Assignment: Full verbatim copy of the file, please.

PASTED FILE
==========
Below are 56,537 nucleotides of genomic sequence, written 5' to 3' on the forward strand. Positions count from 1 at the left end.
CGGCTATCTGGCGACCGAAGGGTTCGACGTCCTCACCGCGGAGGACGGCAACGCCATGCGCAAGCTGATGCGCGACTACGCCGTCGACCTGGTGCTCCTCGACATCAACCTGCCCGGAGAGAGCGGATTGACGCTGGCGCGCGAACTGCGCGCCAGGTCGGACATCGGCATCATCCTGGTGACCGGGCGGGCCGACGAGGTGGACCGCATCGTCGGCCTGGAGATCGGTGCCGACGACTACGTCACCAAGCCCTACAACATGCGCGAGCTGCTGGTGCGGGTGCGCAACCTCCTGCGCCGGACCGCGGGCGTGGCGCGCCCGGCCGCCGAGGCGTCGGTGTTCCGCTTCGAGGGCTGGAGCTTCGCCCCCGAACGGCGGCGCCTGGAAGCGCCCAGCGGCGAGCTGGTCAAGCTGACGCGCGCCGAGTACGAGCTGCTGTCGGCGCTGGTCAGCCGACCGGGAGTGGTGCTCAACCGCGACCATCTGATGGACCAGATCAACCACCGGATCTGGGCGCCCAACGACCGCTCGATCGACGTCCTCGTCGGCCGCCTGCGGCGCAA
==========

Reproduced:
Below are 56,537 nucleotides of genomic sequence, written 5' to 3' on the forward strand. Positions count from 1 at the left end.
CGGCTATCTGGCGACCGAAGGGTTCGACGTCCTCACCGCGGAGGACGGCAACGCCATGCGCAAGCTGATGCGCGACTACGCCGTCGACCTGGTGCTCCTCGACATCAACCTGCCCGGAGAGAGCGGATTGACGCTGGCGCGCGAACTGCGCGCCAGGTCGGACATCGGCATCATCCTGGTGACCGGGCGGGCCGACGAGGTGGACCGCATCGTCGGCCTGGAGATCGGTGCCGACGACTACGTCACCAAGCCCTACAACATGCGCGAGCTGCTGGTGCGGGTGCGCAACCTCCTGCGCCGGACCGCGGGCGTGGCGCGCCCGGCCGCCGAGGCGTCGGTGTTCCGCTTCGAGGGCTGGAGCTTCGCCCCCGAACGGCGGCGCCTGGAAGCGCCCAGCGGCGAGCTGGTCAAGCTGACGCGCGCCGAGTACGAGCTGCTGTCGGCGCTGGTCAGCCGACCGGGAGTGGTGCTCAACCGCGACCATCTGATGGACCAGATCAACCACCGGATCTGGGCGCCCAACGACCGCTCGATCGACGTCCTCGTCGGCCGCCTGCGGCGCAA